Throughout history, herbivores – from early antelope to the Nez Perce horse and cattle herds – have browsed the prairie’s bunchgrass, providing that crucial disturbance. “The prairie evolved with herbivory,” Fields says.

Managed grazing is an attempt to replicate that historical relationship using commercial livestock. It has become a central piece of regenerative agriculture, an umbrella term for a range of farming and ranching practices that capture sunlight and carbon dioxide to stimulate plant growth, boost organic matter in soil, and foster greater biodiversity both above ground and below.

 Read more 

Friday, August 21, 2020

Photos of Repair/Construction Projects

 

A new roll up door in the side of the old machine shed


The electrical supplies I'll use to pipe/wire in the new LED lights in the new machine shed. Squirrels/mice chew through anything not covered in metal.

Machine Shed lights, 10,000 lumens each. ~ $25 per light. I'll swap out the flexible wire leads for greenfield metal cable.


My DIY design/build transport bracket for the PTO shaft on the 520 flail mower. This saves me from having to take the whole 90 lb shaft off every time I covert it to the road transport mode.

Thursday, August 13, 2020

The New Pole Barn/Machine Shed is Done

 The part that I've hired out is finished. Next up is some wiring for power and light. Then I can move machines in. It's 50' x 80' x 18' wall height, primarily to fit my combine, which is ~ 15' tall.

 


Tuesday, August 11, 2020

A New Roof - Pump House Rehab #3

 The old one was falling in. I'll eventually replace the windows and doors, rewire it, then (maybe next yr) add some insulation so I can have a 3 season heated shop space. This year I'd like to add a big metal table with a vise so I have something to weld on.

 

Monday, August 10, 2020

Changing Concaves from Round Bar to Small Wire on Deere 9560sts Combine

 I took out the three large round bar concaves that are used to thresh corn and beans and then started to put in the three small wire concaves that are used for oats and other small grains.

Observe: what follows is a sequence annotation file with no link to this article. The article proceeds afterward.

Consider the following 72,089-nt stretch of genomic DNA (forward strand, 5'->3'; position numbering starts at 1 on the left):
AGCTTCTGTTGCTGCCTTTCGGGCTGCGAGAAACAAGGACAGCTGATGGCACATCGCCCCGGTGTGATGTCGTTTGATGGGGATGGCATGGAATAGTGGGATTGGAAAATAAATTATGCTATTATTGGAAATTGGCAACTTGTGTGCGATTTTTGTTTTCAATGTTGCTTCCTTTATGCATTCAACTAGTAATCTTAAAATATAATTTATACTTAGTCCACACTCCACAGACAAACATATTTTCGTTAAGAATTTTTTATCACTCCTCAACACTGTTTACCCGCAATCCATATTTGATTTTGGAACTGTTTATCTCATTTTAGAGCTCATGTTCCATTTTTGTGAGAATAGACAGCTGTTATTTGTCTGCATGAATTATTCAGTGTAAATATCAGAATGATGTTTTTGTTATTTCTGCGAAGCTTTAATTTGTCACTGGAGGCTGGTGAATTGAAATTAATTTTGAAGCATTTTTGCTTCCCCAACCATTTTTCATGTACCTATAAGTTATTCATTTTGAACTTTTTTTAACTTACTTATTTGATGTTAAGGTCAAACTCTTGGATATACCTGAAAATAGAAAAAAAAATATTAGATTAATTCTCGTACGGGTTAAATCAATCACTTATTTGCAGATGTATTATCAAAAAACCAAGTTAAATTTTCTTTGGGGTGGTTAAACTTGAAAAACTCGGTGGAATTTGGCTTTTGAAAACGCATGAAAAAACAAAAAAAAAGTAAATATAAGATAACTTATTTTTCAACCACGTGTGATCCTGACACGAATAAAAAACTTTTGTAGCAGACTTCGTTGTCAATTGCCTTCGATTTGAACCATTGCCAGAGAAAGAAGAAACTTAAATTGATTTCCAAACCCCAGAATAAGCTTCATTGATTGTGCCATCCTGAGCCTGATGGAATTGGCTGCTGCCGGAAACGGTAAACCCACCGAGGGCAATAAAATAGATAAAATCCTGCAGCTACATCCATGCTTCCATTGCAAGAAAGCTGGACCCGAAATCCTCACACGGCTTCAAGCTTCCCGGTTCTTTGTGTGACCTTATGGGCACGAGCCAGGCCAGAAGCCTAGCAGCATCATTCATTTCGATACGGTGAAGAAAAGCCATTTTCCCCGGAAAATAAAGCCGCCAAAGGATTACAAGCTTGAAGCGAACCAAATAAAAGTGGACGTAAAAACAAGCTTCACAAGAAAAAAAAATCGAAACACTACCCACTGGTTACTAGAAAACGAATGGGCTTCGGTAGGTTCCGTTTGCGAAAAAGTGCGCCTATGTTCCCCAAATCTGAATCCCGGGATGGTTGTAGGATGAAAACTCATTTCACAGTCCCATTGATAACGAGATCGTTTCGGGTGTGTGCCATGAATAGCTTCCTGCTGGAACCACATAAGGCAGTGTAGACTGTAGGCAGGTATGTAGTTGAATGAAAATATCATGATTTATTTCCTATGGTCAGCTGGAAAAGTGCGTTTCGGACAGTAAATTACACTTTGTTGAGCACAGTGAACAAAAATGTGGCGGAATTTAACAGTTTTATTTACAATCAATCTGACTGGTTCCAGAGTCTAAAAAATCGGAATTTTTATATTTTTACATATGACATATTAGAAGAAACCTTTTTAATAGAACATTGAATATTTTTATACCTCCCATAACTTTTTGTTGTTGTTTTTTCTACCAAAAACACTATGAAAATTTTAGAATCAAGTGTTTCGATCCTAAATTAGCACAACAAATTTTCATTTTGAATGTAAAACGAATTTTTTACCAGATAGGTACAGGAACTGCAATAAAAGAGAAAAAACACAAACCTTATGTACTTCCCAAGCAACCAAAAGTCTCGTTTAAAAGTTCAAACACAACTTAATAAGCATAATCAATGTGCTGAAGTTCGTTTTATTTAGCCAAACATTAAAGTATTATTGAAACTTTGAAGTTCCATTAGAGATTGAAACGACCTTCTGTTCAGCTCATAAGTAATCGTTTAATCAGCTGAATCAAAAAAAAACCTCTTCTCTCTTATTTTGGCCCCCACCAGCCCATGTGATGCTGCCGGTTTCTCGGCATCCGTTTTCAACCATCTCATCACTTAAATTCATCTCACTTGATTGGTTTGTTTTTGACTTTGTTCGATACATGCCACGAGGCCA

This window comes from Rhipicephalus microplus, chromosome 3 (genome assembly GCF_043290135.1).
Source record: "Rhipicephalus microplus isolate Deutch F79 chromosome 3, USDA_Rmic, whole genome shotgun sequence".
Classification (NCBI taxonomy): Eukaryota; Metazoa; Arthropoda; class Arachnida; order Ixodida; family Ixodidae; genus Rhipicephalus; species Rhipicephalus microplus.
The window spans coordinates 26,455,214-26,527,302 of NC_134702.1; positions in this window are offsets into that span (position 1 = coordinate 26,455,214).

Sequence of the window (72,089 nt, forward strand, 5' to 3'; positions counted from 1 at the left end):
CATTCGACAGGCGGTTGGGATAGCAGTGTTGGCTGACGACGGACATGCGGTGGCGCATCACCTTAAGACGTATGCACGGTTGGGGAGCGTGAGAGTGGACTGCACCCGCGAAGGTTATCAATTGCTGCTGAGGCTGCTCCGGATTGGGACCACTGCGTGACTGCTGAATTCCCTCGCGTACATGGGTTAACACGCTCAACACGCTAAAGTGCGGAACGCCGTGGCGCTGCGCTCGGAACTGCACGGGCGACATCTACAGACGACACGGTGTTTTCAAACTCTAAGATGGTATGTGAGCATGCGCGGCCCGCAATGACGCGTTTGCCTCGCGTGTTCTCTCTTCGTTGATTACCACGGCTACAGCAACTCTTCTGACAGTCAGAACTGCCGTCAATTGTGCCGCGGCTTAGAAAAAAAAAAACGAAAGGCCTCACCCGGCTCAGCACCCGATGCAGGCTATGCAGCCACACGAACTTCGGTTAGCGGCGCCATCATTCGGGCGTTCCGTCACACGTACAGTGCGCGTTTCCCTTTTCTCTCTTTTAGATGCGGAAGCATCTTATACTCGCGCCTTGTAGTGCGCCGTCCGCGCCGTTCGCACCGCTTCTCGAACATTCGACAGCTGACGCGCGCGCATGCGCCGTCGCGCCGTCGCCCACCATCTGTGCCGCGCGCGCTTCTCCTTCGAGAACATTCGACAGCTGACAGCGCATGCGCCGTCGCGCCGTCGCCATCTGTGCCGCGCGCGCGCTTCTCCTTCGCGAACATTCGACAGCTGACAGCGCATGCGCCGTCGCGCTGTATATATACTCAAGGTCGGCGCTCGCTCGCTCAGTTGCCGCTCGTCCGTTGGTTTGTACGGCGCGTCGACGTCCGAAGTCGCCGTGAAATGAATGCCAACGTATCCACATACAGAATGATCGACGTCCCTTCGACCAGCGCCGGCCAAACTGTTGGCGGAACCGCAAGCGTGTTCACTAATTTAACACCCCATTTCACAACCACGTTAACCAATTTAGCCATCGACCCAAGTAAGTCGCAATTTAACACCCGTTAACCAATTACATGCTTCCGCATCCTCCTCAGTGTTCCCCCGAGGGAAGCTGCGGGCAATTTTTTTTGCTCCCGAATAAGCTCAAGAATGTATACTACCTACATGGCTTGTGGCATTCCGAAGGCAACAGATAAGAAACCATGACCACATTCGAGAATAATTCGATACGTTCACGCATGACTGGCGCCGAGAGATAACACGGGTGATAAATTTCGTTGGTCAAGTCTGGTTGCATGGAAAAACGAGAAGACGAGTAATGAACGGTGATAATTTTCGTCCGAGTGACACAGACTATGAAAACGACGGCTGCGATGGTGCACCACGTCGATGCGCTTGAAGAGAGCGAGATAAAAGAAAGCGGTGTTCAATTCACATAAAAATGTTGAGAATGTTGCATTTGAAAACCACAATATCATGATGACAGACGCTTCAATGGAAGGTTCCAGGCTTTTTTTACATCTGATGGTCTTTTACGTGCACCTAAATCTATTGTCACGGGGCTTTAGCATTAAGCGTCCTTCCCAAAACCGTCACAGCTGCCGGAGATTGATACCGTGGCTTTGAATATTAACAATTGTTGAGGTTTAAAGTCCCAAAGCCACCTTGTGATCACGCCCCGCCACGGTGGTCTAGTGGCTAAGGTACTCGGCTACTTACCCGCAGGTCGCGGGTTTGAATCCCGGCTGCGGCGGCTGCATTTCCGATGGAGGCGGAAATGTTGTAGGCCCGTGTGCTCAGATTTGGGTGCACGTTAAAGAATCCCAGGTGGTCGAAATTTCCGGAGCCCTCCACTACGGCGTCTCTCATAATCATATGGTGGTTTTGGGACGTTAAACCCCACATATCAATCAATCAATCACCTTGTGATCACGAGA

The manual makes this seem simple. Maybe simple, just not so easy. Especially to get the concave cinched tight to the back of its nominal position. But its in, the other two should be a bit easier to do.


Dad/Gramps helped put it in and came by at the end of the above video to say hello.

Here's a short animated video of how the concaves, which are set just below the front of the spinning rotor, work inside a slightly new version of my combine. The mechanisms are very similar.


Thursday, July 30, 2020

Sorting Bolts - Pump House Rehab #2


On a related note, I have about 100 pounds of 5/16 - 18 x 1.75 inch bolts, with a black oxide finish, for sale. Also about the same amount of M12 - 1.75 x 40mm bolts.

I'm picking up these assorted bolts to get ready to, first, take off the roof, and second, to take down and rebuild the block wall that is next to the pile of bolts. Unfortunately the wall is leaning out about 5" over it's 8' height and needs to be repaired before continuing on with the rehab of the building.

Laundry Day

Pre Covid-19 I'd go to the laundromat in town about once a month to do my laundry, as my "laundry room" has been under "construction" ever since I moved up here. It's on the list of things to do, slowly making it's way toward the top.


Once I have enough dirty clothes to fill an eighteen gallon tote I'll do laundry. I'll fill the tote with warm/hot (colors/whites) water and a generous amount of Oxiclean. That soaks for 4-6 hours, then I drain the tote and hang the clothes on the line. Once hung, I spray them down with my hose. This seems to get rid of the Oxiclean and the dirt.


It's a little bit like camping here on the farm. It suits me.

Sunday, July 26, 2020

Pump House Rehab - #1

The roof on the pump house has been ready to fall in for the last five years. It doesn't matter right now, as all we store in there is oil, grease, lube, but I want to be able to make a small welding area out of it. That means keeping the water out. Eventually I'll replace the windows and try to make it a spring, summer, fall space so I can work out there in all but the worst winter weather. Maybe put a wood stove in it.

Right now that's a long way off. Here's the before pictures.











I started moving things from the pump house into the machine shed today. I hope that work on the roof can start this coming week.